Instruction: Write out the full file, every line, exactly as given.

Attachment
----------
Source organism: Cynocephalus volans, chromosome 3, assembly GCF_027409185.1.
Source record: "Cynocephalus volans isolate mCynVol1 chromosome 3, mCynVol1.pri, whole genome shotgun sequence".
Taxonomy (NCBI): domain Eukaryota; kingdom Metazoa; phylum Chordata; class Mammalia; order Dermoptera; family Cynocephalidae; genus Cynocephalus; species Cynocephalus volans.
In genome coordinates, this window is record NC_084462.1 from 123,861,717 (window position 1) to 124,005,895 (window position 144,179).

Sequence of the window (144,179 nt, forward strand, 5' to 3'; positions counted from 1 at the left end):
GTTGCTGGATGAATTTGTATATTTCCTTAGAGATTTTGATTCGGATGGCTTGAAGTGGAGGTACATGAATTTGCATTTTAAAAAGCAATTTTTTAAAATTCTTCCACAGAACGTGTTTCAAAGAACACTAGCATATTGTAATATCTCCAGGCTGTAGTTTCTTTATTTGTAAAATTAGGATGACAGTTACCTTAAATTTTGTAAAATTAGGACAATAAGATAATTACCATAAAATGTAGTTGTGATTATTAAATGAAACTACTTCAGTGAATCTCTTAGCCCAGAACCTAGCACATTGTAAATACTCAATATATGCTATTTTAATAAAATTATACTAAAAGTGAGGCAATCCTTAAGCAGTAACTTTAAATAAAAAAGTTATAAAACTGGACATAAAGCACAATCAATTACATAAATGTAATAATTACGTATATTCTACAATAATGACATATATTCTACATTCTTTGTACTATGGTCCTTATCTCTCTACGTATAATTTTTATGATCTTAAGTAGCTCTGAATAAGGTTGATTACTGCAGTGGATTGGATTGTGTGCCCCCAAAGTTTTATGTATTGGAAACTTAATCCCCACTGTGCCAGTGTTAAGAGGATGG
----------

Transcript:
Source organism: Cynocephalus volans, chromosome 3, assembly GCF_027409185.1.
Source record: "Cynocephalus volans isolate mCynVol1 chromosome 3, mCynVol1.pri, whole genome shotgun sequence".
Taxonomy (NCBI): domain Eukaryota; kingdom Metazoa; phylum Chordata; class Mammalia; order Dermoptera; family Cynocephalidae; genus Cynocephalus; species Cynocephalus volans.
In genome coordinates, this window is record NC_084462.1 from 123,861,717 (window position 1) to 124,005,895 (window position 144,179).

Sequence of the window (144,179 nt, forward strand, 5' to 3'; positions counted from 1 at the left end):
GTTGCTGGATGAATTTGTATATTTCCTTAGAGATTTTGATTCGGATGGCTTGAAGTGGAGGTACATGAATTTGCATTTTAAAAAGCAATTTTTTAAAATTCTTCCACAGAACGTGTTTCAAAGAACACTAGCATATTGTAATATCTCCAGGCTGTAGTTTCTTTATTTGTAAAATTAGGATGACAGTTACCTTAAATTTTGTAAAATTAGGACAATAAGATAATTACCATAAAATGTAGTTGTGATTATTAAATGAAACTACTTCAGTGAATCTCTTAGCCCAGAACCTAGCACATTGTAAATACTCAATATATGCTATTTTAATAAAATTATACTAAAAGTGAGGCAATCCTTAAGCAGTAACTTTAAATAAAAAAGTTATAAAACTGGACATAAAGCACAATCAATTACATAAATGTAATAATTACGTATATTCTACAATAATGACATATATTCTACATTCTTTGTACTATGGTCCTTATCTCTCTACGTATAATTTTTATGATCTTAAGTAGCTCTGAATAAGGTTGATTACTGCAGTGGATTGGATTGTGTGCCCCCAAAGTTTTATGTATTGGAAACTTAATCCCCACTGTGCCAGTGTTAAGAGGATGG